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sabot Wooden Shoe Books: anarchist and radical literature
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Book Reviews ...

Reviewed: Seeing Like A State by James C. Scott
Review by: James Generic
Posted: 5.17.2006

While most theory books have a hard time captivating me, this one is very well done. Scott focuses on why some of the utopian centrally-planned societies failed and why organic "home-spun" communities and societies generally are more adapt to deal with harsh times. Echoing Kroptkin's writing nearly a century later (though without all the romance) Scott states that local mutual aid works more systematically than systematic over-arching state plans. He goes through several historical examples, such as Soviet collectivization, the building of Brasilia as the new "modern" capital of Brazil away from the coastal "cultural" capital of Rio de Janeiro, Tanzania's "villagization", the designs of the modernist city planning versus unplanned cities, all the way to such things we today take for granted such as linguistics, measurement, and censuses which he argues all started as ways of social control by the bourgeois State.

One of the most compelling arguments he makes is near the beginning, when he goes through the story of German forest planters, who wanted to make their timber growth larger by planning out a forest, instead of getting it from a thicker natural forest. What they found was that after 1 or 2 generations of trees, the forest began to die, because it had no ecosystem to support it and the species of the trees were more or less the same. The soil became loosen as the trees were perfectly spaced, diseases spread easily since all the trees were the same species and equally susceptible, and there was no ecosystem or diversity to keep the trees health.

He takes that example as a metaphor for human planning, and quickly touches into the ways of measurement in the 1700s versus now. Because in, for example France, there were literally hundreds of different ways of measuring things depending on where you went, it was fairly difficult for the Monarchy to collect taxes on a regular basis. After the French Revolution, the newly ascended bourgeois wanted to empower the state to direct the nation, and thus needed ways to more regurally collect taxes. They made the metric system standard, replacing lots of local culture. Before, in places across the world, the local measurement system made sense to people, and not always involved distance. An example would be in New Guinea, people tell how far away something is by "ricepots". Everyone knows how long it takes to boil a pot of rice, and so 3 ricepots would be a two hour walk.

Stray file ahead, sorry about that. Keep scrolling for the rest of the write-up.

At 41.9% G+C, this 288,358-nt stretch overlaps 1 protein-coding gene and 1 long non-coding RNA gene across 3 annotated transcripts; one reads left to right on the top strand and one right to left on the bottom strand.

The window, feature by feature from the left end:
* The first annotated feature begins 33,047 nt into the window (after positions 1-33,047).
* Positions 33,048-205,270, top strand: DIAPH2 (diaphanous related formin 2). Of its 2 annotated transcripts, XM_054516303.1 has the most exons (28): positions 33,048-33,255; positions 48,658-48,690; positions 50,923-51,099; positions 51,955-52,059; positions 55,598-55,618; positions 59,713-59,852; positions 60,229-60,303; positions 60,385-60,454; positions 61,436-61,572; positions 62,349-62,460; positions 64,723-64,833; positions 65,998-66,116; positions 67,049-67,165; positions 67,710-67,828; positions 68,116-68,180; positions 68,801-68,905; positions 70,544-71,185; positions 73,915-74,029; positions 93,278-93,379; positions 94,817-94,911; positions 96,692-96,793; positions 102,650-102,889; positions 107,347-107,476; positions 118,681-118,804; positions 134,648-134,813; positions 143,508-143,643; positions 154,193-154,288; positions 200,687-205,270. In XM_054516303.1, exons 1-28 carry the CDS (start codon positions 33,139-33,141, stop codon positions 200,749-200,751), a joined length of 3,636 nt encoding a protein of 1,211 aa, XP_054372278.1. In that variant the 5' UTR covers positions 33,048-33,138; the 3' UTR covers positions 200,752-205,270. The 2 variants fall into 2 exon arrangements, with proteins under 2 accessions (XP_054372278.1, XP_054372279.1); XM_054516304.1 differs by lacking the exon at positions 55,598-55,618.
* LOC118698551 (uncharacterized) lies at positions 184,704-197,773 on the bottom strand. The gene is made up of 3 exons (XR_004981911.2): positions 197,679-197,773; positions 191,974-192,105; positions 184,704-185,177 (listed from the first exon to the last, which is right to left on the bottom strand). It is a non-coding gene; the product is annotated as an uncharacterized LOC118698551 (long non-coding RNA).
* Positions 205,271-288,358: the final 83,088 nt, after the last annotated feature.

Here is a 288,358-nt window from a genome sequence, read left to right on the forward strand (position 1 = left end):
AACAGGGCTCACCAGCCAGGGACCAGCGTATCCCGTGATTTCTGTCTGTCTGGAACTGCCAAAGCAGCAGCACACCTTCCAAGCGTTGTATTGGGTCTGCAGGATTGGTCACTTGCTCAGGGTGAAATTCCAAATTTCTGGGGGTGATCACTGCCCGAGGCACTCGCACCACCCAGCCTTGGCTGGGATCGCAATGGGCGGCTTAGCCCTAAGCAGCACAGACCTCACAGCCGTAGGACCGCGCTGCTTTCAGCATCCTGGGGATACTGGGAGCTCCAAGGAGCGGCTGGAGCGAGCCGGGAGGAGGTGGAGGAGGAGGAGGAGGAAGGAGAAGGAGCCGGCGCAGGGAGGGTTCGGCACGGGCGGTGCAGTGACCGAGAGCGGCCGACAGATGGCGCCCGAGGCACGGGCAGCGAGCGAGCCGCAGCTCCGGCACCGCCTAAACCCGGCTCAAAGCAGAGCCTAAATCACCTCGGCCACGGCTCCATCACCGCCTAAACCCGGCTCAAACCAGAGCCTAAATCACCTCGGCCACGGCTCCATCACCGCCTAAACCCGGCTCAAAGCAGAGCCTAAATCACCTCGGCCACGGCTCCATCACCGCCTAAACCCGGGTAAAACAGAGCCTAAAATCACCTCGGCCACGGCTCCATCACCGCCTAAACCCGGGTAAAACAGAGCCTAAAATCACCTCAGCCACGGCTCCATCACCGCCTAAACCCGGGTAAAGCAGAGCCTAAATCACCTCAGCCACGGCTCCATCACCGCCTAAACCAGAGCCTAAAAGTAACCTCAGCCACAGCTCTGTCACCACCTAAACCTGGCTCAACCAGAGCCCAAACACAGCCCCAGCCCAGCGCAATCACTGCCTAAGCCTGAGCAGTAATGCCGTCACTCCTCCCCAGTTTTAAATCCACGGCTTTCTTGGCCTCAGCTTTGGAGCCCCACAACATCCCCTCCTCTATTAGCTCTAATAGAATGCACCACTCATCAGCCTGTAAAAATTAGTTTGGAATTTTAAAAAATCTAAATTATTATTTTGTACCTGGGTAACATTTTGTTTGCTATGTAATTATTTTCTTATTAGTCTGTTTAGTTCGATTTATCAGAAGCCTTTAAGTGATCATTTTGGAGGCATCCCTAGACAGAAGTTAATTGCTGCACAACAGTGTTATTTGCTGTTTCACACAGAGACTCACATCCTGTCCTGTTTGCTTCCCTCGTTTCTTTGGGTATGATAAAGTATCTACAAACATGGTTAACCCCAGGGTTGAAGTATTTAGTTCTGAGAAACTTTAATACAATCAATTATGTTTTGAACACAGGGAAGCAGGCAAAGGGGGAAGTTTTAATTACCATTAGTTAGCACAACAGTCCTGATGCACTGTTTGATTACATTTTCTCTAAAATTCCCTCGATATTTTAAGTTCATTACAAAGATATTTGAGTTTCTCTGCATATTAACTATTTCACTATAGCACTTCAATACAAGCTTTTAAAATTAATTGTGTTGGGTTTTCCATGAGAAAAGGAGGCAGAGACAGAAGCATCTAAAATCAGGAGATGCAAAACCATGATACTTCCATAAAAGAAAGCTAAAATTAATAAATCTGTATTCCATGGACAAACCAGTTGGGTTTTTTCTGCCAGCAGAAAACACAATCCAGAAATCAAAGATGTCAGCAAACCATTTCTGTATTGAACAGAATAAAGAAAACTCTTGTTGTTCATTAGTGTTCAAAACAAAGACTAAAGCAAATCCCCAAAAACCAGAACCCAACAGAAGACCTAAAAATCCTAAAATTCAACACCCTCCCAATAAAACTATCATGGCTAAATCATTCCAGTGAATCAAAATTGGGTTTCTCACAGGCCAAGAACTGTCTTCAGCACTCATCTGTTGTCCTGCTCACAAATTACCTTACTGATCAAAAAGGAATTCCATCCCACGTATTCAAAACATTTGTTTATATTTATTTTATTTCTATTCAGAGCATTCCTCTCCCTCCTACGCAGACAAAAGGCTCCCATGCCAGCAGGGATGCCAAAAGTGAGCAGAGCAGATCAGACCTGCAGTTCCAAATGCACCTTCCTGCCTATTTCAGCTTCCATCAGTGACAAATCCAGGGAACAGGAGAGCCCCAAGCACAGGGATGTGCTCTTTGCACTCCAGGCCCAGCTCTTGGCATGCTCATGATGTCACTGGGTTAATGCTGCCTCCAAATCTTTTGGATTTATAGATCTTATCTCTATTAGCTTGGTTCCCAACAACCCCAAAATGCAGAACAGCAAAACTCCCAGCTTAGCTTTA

Another fascinating point was a comparison of a right-wing city planner with the collectivization program of Lenin and Stalin. It is amazing to note the similarities. Huge collective farms were eventually even used for a model of American factory farms, which have replaced most small farmers in the United States today. When Paris redesigned itself in the early 20th century, it destroyed many old neighborhoods, in part as an effort to prevent any more revolutions, since the city had more or less brought down the government four times in less than 100 years (1792, 1830, 1848, 1871). Thus, the perfect modernist designs were not an effort to build a utopia, but an effort of the state to control the population and prevent resistance.

Overall, the book, though a little thick, is a good read. The author is not an anarchist, but the argument he presents lends much credit to the anarchist argument against centralization of society, whether it be state or corporate. His arguments are centered on Europe since this is where much of the state control theories arose, and present good arguments against both the "well meaning socialist" who wants the government to run society for the people, and the "libertarian party" member who would like to see big business replace the state. Unlike many theory books, he also presents a clear alternative in each case cited, such as Rosa Luxemborg to Lenin, the organic mutual-aid driven neighborhoods versus the planned aesthetically perfect city, and the local measurement systems versus the modern metric system (though I can also see the benefits of using standardized metric and language, too.)

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